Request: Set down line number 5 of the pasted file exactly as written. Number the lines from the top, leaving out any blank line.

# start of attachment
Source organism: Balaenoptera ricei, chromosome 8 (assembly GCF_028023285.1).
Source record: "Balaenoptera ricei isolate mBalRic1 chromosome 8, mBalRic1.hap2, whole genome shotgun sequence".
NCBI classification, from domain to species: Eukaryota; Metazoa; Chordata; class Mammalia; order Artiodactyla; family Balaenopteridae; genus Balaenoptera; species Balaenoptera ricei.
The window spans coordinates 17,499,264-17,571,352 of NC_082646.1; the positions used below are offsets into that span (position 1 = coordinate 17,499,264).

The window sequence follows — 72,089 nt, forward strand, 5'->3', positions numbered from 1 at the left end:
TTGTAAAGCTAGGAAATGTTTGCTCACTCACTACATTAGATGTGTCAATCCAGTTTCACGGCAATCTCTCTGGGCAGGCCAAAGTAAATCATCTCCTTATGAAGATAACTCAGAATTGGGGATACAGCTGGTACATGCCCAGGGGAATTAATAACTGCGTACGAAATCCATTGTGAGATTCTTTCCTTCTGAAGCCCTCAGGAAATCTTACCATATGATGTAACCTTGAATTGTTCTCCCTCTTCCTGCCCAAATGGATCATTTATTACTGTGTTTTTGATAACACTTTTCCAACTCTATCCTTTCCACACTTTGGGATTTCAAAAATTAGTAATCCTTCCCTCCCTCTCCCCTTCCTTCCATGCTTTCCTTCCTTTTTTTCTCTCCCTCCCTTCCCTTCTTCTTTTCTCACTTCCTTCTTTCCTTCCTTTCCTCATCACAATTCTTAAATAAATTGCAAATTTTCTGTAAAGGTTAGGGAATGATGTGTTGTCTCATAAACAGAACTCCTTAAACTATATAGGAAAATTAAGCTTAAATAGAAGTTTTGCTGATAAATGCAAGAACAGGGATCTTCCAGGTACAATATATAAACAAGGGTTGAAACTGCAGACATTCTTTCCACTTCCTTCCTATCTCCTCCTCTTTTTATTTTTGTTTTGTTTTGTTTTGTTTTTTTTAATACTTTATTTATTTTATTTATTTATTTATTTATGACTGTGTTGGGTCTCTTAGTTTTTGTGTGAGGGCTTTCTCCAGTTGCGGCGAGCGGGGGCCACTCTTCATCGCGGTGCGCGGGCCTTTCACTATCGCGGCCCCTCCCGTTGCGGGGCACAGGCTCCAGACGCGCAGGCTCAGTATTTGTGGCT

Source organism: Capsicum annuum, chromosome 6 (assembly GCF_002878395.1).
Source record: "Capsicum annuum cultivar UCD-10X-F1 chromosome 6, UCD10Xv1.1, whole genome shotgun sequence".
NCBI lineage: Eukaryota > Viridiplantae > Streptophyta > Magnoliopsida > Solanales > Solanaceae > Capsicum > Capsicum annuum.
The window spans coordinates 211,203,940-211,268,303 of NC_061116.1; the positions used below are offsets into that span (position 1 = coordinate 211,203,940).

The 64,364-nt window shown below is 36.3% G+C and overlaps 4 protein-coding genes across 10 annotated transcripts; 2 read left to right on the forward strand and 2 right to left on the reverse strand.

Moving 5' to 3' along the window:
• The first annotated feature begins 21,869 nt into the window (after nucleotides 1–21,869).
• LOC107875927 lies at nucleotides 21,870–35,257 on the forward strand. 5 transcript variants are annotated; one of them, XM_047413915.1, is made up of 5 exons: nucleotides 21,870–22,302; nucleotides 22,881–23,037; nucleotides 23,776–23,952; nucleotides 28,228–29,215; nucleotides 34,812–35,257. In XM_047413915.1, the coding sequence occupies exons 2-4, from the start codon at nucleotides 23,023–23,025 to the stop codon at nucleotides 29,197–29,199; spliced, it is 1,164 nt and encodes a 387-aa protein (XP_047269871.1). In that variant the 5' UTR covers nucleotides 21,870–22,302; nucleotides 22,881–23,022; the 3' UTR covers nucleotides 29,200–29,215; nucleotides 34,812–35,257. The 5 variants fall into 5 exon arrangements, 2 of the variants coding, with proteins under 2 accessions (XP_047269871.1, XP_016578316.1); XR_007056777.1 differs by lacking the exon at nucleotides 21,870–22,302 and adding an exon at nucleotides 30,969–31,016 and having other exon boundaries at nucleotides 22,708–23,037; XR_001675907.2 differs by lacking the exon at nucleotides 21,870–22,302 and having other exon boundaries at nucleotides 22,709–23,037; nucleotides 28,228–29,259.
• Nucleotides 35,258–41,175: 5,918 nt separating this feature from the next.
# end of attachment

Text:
The window sequence follows — 72,089 nt, forward strand, 5'->3', positions numbered from 1 at the left end: